Empresseva, this is a *GREAT* thread. There's been a lot of debate, but it's been constructive and interesting.

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Re: GIA
Quote this post and reply to it Post#132 @ 04-06-02 , 07:44 PM


Quote:
Imagine a hypothetical situation involving a relationship between two women or two men...Suppose then that the relationship ends. In everyone else's eyes, is the reciever of the ring obligated (legally and ethically) to return it?


Of course, Em. I don't see why we've felt we needed to drag in so many gray areas into this thread. I think for those of us with strong beliefs about this, it's pretty B&W one way or the other.

To the elopement thing. Funny enough, my little sister, who is far from getting married, mentioned last night that she read somewhere that you can have cheap elopements in exotic locations. I've always thought I supported adults who think about a wedding and decide instead to elope, but I was a bit put out when my sister said this. I found it so hurtful that she would think of the marriage as so *solely* between her and her potential DH that she would exclude all her family and loved ones.

Eva, obviously I don't think this of you, and up until last night I thought it was hypothetically a cool thing to do. But, when my sister said, "but we'll have a reception when we get back" all I could think was how selfish her whole idea was, that a cheap exotic wedding/honeymoon was more important than having us witness her wedding. I didn't even realize I'd have such a reaction or that I would find being at my baby sister's wedding so important!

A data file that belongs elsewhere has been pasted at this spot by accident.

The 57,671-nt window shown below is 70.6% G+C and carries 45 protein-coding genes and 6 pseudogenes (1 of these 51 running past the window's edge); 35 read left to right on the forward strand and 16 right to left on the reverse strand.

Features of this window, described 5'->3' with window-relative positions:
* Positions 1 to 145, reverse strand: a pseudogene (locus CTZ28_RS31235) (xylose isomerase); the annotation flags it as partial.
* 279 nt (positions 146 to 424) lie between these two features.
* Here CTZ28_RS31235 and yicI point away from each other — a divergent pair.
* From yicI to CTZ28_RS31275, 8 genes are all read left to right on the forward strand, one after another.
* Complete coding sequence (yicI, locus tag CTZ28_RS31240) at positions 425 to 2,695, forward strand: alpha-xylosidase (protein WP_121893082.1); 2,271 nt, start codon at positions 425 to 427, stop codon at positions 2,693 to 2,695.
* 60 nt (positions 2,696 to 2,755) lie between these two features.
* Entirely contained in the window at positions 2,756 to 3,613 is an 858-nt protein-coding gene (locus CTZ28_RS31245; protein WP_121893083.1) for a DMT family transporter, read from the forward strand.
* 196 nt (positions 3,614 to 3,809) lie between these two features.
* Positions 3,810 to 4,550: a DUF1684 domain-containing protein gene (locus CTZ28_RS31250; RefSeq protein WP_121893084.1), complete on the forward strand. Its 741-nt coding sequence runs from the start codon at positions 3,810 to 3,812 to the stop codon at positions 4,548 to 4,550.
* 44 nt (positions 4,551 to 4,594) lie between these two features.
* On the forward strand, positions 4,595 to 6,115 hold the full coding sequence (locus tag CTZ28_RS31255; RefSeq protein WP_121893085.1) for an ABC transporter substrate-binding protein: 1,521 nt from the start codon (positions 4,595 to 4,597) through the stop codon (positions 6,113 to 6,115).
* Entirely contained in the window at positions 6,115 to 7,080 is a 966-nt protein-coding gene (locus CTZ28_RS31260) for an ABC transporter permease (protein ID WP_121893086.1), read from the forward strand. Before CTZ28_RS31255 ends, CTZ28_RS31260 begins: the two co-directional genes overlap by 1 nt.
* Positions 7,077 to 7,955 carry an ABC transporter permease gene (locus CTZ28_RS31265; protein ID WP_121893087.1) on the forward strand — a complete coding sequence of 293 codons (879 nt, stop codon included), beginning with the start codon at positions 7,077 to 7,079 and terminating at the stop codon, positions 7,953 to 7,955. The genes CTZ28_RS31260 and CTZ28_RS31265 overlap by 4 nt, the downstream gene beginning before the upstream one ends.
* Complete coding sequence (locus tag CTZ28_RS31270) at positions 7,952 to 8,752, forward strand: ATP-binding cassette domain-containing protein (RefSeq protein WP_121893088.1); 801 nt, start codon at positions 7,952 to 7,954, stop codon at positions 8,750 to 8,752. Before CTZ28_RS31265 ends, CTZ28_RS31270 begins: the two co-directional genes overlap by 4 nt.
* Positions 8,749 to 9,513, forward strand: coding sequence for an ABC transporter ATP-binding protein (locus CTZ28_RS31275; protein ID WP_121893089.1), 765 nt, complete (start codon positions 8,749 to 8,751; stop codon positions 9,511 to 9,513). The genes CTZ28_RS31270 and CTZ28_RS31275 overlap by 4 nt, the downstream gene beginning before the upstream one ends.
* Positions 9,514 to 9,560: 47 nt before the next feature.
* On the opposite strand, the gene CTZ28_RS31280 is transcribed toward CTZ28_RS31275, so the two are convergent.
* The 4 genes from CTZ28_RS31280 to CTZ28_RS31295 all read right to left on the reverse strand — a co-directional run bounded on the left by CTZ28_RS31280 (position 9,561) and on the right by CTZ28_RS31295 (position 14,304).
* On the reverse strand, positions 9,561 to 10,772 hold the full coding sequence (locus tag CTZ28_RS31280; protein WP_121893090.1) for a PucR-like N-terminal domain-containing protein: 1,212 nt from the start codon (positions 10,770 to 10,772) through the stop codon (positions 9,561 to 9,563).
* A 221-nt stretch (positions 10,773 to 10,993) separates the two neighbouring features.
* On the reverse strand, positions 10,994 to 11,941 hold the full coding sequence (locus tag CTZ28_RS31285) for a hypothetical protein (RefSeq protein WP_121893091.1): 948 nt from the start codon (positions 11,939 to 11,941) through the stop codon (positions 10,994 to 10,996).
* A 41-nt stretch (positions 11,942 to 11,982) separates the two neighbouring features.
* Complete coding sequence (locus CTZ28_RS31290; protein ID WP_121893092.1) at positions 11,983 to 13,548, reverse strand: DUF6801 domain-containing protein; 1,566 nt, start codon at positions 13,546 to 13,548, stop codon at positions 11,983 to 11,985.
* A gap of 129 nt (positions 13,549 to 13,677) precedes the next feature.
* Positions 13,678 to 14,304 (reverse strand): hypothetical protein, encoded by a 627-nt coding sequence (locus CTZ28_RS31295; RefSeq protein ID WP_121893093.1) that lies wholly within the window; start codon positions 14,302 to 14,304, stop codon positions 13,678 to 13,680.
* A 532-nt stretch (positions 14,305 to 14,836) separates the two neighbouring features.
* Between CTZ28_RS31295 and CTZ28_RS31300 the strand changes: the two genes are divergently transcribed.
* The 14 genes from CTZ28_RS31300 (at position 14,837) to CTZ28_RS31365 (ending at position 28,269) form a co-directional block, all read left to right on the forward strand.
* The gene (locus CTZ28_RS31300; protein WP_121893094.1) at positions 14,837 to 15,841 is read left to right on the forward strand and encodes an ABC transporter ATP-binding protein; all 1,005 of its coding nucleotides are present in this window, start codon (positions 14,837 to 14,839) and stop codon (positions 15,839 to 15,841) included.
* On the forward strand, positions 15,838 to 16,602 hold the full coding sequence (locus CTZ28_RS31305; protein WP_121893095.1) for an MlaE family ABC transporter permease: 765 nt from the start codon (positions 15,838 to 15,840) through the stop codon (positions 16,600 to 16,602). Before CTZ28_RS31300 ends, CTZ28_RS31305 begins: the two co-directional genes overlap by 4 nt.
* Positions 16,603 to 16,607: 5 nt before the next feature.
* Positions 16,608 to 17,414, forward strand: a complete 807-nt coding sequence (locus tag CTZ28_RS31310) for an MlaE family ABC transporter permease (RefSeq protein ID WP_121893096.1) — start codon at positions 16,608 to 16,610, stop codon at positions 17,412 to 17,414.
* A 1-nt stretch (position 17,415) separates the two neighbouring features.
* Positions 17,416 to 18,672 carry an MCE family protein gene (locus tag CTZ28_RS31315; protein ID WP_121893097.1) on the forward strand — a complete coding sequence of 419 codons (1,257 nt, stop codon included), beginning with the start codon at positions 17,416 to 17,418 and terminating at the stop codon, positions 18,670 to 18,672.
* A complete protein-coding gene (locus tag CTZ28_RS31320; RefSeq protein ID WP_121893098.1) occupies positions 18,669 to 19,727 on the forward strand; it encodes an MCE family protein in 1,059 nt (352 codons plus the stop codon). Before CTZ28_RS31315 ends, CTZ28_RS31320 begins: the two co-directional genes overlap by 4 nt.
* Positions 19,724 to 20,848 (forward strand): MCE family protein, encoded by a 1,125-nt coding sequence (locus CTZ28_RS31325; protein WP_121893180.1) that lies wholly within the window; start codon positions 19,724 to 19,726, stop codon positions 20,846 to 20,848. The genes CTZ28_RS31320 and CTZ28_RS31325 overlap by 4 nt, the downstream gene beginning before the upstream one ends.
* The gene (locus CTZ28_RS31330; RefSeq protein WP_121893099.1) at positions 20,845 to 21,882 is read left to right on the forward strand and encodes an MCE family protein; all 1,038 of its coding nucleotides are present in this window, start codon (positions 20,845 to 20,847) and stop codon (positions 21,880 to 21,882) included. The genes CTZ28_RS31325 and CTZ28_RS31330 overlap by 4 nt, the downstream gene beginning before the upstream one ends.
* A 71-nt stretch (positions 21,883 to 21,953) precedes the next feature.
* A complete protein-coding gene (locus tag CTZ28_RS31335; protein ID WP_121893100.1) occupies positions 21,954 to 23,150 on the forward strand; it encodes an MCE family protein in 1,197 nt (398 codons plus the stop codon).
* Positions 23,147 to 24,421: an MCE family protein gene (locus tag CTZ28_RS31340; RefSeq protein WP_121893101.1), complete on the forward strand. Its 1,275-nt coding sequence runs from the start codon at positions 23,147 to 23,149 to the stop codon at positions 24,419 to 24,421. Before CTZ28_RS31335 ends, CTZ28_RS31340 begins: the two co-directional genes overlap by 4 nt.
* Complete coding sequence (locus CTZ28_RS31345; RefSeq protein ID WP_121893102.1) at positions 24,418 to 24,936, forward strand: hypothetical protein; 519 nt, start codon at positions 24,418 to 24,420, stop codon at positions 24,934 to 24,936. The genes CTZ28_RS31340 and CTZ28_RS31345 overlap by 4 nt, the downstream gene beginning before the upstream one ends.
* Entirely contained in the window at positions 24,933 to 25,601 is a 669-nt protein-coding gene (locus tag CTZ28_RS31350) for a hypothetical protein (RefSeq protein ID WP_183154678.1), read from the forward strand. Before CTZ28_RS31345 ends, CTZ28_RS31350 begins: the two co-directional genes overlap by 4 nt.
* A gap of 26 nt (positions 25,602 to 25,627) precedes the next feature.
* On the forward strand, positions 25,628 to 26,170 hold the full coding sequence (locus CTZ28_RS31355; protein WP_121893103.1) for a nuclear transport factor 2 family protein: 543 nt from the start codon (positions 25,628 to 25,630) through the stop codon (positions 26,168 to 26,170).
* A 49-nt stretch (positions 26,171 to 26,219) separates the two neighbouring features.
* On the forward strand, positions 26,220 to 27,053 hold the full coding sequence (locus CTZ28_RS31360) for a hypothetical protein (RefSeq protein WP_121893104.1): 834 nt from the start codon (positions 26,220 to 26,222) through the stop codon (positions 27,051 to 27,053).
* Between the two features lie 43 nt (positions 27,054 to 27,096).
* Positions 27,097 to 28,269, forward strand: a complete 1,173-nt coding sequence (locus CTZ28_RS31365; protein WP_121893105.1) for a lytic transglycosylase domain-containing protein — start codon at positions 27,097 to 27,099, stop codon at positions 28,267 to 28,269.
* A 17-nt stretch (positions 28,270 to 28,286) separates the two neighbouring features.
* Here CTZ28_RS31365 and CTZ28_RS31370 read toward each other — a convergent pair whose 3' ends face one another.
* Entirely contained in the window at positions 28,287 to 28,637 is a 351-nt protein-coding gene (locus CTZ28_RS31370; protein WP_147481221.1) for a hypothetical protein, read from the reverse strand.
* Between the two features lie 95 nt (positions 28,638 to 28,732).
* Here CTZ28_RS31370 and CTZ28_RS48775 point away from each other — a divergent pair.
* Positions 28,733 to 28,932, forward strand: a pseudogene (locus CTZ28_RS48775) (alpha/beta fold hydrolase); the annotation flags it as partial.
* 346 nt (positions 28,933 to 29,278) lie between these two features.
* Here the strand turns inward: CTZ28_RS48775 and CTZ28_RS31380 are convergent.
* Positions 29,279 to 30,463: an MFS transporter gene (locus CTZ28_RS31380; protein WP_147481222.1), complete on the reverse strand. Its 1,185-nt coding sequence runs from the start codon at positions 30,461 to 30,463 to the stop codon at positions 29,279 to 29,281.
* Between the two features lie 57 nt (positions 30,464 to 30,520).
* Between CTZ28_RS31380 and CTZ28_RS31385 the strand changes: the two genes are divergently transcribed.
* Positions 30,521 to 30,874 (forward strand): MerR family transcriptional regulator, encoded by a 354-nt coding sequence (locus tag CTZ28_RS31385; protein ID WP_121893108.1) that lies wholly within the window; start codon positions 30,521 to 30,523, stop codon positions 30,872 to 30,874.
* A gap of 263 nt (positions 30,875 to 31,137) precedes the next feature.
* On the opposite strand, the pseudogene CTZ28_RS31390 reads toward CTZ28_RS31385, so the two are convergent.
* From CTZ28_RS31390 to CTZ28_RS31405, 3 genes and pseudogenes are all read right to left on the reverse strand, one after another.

Again, I hope I'm not offending anyone. I know anyone here who elopes/eloped had good reasons, but right now it's just about my sister and how strangely hurt I still am.

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Quote this post and reply to it Post#133 @ 04-06-02 , 08:30 PM


Quote:
Originally posted by Hest88
Of course, Em. I don't see why we've felt we needed to drag in so many gray areas into this thread. I think for those of us with strong beliefs about this, it's pretty B&W one way or the other.
[/B]


Forgive me for thinking it was interesting and fun to imagine how the logic applied in different situations.



[Edited by emnightingale on 04-06-02 at 07:51 PM]

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Em...
Quote this post and reply to it Post#134 @ 04-07-02 , 01:12 AM


Oh, I'm sorry. I just re-read my post and realized how harsh it sounded. I definitely didn't mean that it was silly to bring up alternative scenarios for discussion. I just found it weird that the logic that seemed so clear in my mind seemed so squishy to others. Not that that's wrong, of course. It's just like loving chocolate and not understanding people who are indifferent to its charms.

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Quote this post and reply to it Post#135 @ 04-07-02 , 02:39 AM


TaraInWA and Em,

I'm glad you're enjoying the thread. Everybody made insightful contributions.

TaraInWA, thank you for your compliment! You're very nice to say that!

Your posts are very good, too.

Hest,

I understand where you're coming from, and how you feel.